Overall, any individual proxy is not a reliable indicator. It's the combination of multiple proxies that provides a clearer picture.
For example, tree ring growth has been correlated with temperatures. However, it's not without it's anomalies:
...from the middle of the 20th century tree ring growth was less than might have been expected from the temperature record... ([source]
If we were to only look at tree-rings, we could not possibly trust on them as a reliable source, since they have known problems.
We can also use coral as a indicator of past climate. However, it's also somewhat questionable:
However, long (multi-centure) records are rare, and the possible influence of non-climatic influences has not yet been confidently established.
Ice-cores are not immune to skepticism:
An indisputable interpretation of ice-core oxygen isotopes in terms of
atmospheric temperature variability, moreover, remains elusive, and
precise annual dating can be difficult.
However, if we can combine these three indicates along with other indicators (pollen, earth bores, etc), we can increase the reliability of our understanding. For example, if most indicators show a cold year, we can more reliability say it was a cold year.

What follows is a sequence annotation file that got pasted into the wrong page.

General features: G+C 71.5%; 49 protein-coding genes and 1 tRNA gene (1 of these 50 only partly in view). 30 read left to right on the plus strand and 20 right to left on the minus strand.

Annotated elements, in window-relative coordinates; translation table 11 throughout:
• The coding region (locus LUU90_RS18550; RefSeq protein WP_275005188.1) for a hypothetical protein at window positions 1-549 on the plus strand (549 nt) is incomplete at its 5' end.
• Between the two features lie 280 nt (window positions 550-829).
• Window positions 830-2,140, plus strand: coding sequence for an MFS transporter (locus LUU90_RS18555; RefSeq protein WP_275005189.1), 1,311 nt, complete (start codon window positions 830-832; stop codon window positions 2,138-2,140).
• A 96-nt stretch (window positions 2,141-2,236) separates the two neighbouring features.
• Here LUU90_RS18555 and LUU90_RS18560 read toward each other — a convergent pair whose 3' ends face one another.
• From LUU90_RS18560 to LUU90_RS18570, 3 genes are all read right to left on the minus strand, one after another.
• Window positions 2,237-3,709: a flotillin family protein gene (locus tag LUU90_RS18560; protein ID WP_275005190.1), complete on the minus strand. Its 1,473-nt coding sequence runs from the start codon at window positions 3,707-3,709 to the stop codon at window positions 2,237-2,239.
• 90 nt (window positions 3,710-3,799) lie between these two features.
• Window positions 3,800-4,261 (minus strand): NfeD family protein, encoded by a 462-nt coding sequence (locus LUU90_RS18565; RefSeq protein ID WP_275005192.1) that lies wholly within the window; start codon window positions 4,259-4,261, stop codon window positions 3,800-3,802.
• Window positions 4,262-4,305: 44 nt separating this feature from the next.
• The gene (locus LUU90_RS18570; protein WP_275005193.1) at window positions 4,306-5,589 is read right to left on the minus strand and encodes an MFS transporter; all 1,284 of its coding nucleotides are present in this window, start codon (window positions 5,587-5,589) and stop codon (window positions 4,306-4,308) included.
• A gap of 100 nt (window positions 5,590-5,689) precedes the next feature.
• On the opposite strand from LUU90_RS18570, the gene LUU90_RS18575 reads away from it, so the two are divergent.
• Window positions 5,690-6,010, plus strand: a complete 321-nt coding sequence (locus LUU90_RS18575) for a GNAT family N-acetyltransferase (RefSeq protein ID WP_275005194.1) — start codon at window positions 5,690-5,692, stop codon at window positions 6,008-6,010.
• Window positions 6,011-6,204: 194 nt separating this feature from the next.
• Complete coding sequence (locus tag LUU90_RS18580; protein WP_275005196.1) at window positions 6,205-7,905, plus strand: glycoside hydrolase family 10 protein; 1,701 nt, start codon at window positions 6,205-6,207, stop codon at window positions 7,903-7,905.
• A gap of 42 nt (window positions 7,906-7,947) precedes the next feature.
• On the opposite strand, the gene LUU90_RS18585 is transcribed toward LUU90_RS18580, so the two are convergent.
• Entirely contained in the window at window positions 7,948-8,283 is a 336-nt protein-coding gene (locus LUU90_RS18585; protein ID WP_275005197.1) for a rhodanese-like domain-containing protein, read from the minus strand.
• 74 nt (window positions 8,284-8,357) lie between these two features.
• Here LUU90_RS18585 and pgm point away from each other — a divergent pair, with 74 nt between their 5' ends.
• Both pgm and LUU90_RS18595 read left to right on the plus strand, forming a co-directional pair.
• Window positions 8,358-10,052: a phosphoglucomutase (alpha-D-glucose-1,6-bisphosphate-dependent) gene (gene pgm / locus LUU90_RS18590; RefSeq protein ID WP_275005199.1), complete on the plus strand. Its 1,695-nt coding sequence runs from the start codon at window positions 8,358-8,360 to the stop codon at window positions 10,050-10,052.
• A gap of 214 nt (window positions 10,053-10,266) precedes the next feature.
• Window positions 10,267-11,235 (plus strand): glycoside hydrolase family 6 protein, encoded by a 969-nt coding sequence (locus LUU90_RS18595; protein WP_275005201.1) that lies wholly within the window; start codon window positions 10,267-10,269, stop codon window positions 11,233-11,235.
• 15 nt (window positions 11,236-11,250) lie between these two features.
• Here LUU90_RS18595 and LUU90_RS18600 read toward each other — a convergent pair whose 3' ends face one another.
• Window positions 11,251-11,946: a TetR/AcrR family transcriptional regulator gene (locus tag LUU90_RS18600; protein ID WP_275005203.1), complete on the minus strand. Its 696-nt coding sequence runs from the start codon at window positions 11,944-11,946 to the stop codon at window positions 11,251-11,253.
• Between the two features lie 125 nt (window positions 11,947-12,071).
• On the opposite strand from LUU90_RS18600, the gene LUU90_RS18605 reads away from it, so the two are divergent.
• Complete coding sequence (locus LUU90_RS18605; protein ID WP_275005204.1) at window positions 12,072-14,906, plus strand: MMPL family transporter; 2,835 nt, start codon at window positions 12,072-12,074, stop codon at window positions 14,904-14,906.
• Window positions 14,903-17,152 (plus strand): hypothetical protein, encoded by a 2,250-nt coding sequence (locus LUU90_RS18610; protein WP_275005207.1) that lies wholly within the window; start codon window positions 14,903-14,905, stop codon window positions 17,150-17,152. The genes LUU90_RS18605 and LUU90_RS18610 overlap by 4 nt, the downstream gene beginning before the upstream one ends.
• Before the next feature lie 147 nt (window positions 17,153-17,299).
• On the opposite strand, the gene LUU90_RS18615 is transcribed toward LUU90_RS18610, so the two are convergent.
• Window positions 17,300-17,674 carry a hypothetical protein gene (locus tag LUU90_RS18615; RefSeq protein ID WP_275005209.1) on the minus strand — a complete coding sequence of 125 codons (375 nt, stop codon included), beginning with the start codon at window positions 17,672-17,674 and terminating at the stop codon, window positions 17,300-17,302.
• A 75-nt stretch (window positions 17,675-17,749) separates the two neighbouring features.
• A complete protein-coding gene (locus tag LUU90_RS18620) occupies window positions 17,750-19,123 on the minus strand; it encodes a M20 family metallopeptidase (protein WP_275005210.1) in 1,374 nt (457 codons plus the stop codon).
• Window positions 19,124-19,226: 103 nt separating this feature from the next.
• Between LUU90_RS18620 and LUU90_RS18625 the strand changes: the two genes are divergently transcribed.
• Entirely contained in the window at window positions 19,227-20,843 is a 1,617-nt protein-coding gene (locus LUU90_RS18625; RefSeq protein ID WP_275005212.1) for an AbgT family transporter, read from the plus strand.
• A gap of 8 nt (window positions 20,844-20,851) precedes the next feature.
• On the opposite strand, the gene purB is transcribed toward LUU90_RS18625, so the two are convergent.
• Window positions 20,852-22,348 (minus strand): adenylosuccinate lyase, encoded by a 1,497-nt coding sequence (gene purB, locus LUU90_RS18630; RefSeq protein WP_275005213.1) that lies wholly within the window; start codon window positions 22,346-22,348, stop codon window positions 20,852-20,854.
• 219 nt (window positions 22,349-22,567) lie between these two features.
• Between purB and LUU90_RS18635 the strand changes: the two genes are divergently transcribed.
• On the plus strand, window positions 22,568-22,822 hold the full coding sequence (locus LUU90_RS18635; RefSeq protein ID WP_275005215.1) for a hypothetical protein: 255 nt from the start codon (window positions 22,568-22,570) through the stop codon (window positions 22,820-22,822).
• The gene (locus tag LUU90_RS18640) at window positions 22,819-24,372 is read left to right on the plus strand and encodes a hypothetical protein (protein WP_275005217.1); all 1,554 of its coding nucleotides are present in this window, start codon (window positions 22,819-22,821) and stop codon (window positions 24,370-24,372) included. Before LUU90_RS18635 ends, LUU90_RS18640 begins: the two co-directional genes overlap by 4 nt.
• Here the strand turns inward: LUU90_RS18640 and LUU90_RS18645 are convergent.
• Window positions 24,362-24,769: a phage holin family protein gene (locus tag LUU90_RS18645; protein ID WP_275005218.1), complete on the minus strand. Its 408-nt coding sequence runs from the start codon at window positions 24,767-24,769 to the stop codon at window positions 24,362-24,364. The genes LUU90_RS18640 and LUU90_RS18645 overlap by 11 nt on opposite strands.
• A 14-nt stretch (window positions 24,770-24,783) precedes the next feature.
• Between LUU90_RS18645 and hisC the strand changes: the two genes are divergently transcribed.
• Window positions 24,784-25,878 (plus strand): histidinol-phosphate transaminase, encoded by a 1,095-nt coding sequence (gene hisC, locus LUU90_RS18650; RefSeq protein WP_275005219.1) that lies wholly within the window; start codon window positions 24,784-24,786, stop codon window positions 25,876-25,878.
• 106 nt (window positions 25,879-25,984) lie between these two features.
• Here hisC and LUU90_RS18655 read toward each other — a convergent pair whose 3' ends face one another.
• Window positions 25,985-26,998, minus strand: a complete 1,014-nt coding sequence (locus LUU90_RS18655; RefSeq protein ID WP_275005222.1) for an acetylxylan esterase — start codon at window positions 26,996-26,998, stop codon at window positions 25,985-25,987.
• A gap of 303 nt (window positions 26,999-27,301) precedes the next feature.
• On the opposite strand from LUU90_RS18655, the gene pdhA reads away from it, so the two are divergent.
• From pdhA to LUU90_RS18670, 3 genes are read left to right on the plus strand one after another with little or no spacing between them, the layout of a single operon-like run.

Combining these proxies together helps us to gain a clearer picture of the past environment.
However, with that said, the amount of uncertainty with the multi-proxy method is not small.
At the Workshop on Mathematics in the Geosciences, Blake McShane presented a new algorithm for estimating paleoclimate. This algorithm provided a more reliable estimate by increasing the uncertainty of the predictions. That's an important point that I will restate:
Through his talk, he showed that his method was more reliable because it was less certain.
Even that wide uncertainty level, he questioned:
Indeed, this should make us increase our level of uncertainty (indeed perhaps
our wide intervals are in fact optimistically too narrow)!
In the end, we can look at proxies for guidelines and trends, but they cannot be used for reliable readings.